Fight The New Drug (05:56):
That vulnerability is contagious, I think in that way. So you’re opening up, you’re having these conversations with these men, you’re helping these men to be seen and known. How does that help break the cycle of violence or cycles of violence?

Matt (06:11):
Just speaking up, being a man, being a male, growing up in a culture where rarely you are forced from a very young age to not talk, especially in my culture, talking about domestic violence, sexual abuse, all these topics that are very uncomfortable is very taboo. I’ve been talking about my story of family violence since the age of 15 and the pushback I’ve received from my own community, being a young teenage boy talking about this stuff was real. The pushback from my own boy saying, bro, we don’t talk about this stuff. You’re bringing shame to our culture. You’re dishonoring your mother and father talking about this stuff, shut up. But the more I talked about it, the more I connected with other people who I thought would never resonate with a brown boy story, who also experienced family violence at home. And so I think it’s a universal thing that we all share. Shame is something that a lot of us will experience humiliation a lot of men have experienced, and it’s part of our humanity. I think when you deny those hard feelings that we try and ignore and sidestep and run away from, you deny your humanity.

Fight The New Drug (07:21):
So going back a little bit, you started, She Is Not Your Rehab. Can you two talk about how that name came about?

Sarah (07:27):
Well, we were talking about actually the topic of Matt’s Ted talk on the couch at home where all of the ideas for everything, her birth, usually late night creative sessions. So Matt had been asked to give a TED Talk, and at the time, he was actually quite hesitant. He didn’t really want to do it because he kind of felt like, oh, who might I give a TED Talk? All the ones I’ve seen online are academics, brilliant minds scientists. I’m just this brown brother from the hood. I’m a barber. What have I got to offer? And I was like, you’ve got so much to offer because it’s not just your story, it’s the stories of so many men that have shared with you over this season in your barbershop. And I think let’s just think about or brainstorm topics that you would want to address. Who are you speaking to?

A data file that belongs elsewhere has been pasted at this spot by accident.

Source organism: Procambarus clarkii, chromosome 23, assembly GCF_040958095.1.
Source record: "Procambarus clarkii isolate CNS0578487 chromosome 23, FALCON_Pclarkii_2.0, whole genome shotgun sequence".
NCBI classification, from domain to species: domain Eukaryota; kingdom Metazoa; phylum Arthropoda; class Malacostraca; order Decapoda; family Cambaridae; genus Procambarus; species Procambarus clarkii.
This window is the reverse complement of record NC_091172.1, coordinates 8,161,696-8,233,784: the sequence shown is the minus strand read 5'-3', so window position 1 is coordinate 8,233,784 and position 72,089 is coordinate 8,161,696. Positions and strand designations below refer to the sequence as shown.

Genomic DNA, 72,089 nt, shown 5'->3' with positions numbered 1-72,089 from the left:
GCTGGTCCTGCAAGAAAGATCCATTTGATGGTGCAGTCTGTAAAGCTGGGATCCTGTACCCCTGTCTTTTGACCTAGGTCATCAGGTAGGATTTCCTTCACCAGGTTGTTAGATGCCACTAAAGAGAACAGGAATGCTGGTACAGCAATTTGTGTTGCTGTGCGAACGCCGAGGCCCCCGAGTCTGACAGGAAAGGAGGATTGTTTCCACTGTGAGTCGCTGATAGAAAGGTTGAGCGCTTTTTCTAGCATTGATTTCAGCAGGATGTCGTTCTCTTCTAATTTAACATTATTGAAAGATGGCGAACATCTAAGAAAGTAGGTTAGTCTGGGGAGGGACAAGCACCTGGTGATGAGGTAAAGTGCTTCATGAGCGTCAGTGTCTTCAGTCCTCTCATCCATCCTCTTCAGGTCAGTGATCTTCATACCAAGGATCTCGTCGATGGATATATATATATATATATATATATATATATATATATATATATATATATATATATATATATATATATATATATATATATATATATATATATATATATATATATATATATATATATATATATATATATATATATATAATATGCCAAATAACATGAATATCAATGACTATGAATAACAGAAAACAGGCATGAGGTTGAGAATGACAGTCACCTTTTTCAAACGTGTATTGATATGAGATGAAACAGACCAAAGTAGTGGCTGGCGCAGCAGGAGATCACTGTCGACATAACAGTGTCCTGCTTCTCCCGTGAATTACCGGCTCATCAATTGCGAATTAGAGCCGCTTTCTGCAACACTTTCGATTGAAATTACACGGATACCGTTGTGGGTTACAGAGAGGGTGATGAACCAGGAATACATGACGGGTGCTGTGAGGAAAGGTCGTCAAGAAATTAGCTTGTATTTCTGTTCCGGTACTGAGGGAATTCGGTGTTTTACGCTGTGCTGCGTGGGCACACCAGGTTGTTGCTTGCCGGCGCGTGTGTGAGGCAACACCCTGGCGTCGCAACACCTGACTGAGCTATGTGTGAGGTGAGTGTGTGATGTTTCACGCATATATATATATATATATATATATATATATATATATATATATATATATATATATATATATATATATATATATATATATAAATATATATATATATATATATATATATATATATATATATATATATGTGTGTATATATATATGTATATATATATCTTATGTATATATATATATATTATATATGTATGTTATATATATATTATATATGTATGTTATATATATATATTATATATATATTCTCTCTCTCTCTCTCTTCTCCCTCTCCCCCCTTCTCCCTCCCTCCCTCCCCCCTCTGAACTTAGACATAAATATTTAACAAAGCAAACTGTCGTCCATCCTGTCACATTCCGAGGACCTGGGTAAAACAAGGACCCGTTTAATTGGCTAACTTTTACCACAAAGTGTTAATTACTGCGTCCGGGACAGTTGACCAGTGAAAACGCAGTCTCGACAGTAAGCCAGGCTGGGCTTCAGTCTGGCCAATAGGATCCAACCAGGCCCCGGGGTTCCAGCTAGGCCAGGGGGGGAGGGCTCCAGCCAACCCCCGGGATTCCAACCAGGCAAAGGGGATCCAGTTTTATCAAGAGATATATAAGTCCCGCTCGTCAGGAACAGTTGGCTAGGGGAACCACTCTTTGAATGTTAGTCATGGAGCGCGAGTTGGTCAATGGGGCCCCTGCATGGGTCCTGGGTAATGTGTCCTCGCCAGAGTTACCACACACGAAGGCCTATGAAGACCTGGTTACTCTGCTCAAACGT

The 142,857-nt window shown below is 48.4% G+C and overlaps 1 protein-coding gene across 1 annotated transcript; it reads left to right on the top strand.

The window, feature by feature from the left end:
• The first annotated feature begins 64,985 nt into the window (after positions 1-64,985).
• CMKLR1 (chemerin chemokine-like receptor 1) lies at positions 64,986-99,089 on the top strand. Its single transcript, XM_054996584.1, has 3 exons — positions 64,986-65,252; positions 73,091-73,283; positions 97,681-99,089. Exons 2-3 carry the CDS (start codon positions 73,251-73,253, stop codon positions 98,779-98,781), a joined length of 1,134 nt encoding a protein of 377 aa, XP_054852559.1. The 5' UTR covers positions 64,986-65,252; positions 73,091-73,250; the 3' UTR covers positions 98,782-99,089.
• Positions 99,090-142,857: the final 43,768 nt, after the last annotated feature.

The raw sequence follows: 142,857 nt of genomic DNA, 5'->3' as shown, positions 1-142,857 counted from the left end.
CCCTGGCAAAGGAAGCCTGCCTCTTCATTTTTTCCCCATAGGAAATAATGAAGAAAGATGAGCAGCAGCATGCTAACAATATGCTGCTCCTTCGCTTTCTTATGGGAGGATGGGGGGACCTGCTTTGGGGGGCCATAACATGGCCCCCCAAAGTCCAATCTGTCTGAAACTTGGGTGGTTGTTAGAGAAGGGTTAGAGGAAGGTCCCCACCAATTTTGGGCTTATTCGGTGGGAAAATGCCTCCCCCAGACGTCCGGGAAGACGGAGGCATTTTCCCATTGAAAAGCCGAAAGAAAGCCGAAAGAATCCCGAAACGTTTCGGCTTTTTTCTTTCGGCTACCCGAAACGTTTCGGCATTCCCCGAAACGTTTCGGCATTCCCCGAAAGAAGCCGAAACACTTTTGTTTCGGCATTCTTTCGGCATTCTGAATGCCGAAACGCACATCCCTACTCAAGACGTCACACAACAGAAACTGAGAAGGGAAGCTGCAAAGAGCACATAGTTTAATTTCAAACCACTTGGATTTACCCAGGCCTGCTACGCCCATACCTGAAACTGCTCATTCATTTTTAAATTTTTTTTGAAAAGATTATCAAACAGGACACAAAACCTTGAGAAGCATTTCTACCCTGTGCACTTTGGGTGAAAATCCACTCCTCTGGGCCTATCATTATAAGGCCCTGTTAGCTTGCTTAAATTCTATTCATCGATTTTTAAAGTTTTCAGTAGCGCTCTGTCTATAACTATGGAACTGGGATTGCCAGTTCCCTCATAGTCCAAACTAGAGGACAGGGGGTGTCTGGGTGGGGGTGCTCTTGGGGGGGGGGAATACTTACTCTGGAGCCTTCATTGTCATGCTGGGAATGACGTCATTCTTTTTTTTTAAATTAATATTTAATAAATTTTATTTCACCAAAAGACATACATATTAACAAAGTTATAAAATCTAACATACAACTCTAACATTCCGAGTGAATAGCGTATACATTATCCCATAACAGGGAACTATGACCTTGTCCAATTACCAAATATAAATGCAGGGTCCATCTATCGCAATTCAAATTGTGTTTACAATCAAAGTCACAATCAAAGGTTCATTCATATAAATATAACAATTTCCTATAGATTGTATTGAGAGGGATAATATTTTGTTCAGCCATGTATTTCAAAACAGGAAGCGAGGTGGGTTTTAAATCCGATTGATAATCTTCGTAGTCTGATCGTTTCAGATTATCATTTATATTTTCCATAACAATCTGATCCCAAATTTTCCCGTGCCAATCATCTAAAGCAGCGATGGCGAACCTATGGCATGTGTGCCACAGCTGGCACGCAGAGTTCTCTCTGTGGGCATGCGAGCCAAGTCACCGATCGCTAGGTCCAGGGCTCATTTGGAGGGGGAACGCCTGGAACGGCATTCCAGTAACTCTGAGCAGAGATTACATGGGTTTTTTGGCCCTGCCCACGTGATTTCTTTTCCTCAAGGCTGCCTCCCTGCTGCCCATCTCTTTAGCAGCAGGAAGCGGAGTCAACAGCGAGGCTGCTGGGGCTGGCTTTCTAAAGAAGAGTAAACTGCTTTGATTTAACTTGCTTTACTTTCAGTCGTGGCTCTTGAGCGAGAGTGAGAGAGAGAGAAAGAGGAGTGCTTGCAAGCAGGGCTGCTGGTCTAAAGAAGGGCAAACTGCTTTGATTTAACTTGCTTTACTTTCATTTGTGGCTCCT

Who would you like your Ted talk to resonate with the most? And he was like, well, I want to speak to my brothers. I want to speak to the men because that’s who I talk to every day. That’s my lane. And I was just like, okay, so what are the themes you would like them to know, I guess around our work and what you’ve been talking about? And then we started talking about his mom, who was obviously a victim of domestic violence, her entire marriage. And then we just got discussing it and I was like, yeah, she is just not your rehab. And when I said it to the Matt, we were like, that is such a cool, I’d never heard that. It was just something that just popped out just through conversation. It’s how we birth anything really through conversation. And so I just went online and I quickly googled it because I just thought, maybe I’ve heard it. What? There was such a good catchphrase, I thought, anyway, so I googled it and I was like, oh no, it is nothing. It’s nowhere. And so I looked at the website domains and it was available, so I registered it right in that moment. She’s not your rehab com. And I just sort of knew my heart. That statement kind of represented what we’d been doing for so long in the barbershop. So it wasn’t like anything new, but I think the slogan was a fresh way of articulating it.